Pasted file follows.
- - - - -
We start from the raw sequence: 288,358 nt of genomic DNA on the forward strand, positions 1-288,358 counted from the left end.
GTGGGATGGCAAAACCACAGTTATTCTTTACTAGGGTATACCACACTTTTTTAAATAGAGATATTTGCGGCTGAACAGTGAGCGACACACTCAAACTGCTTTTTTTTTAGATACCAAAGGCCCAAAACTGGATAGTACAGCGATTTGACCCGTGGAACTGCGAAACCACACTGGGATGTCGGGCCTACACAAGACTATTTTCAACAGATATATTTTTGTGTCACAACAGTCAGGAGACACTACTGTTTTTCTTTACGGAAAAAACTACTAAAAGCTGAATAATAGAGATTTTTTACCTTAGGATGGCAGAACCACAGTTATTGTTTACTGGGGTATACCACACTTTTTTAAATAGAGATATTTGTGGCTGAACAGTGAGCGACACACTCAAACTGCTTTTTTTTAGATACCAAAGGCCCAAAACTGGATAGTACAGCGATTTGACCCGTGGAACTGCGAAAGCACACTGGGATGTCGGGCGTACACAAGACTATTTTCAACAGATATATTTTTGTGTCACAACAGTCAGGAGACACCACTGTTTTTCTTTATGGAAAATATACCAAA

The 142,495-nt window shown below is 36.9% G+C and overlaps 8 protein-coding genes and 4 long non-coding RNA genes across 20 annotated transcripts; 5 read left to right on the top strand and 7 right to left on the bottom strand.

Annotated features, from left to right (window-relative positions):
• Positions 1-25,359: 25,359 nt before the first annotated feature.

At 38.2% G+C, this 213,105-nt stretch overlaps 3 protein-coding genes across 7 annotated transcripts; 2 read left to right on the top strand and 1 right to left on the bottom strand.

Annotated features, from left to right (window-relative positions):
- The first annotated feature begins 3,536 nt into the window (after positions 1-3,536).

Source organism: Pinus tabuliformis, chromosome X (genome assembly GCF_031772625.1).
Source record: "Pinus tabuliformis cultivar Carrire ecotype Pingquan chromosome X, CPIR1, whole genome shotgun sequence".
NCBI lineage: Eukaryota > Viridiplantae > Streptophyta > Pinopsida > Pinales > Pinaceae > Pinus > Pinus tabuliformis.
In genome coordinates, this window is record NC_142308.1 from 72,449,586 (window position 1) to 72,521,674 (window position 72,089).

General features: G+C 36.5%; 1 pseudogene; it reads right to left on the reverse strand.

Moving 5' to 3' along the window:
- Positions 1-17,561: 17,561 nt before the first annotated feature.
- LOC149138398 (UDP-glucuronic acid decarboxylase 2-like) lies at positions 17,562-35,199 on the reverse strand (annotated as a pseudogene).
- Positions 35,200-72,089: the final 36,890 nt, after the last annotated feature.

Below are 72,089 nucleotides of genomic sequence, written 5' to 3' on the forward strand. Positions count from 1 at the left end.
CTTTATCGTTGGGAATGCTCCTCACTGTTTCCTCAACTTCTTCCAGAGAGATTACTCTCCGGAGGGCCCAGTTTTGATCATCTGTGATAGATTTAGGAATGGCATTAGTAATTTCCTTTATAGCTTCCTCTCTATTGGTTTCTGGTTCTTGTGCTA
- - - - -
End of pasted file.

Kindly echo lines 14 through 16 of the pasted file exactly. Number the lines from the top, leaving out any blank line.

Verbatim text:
Moving 5' to 3' along the window:
- Positions 1-17,561: 17,561 nt before the first annotated feature.
- LOC149138398 (UDP-glucuronic acid decarboxylase 2-like) lies at positions 17,562-35,199 on the reverse strand (annotated as a pseudogene).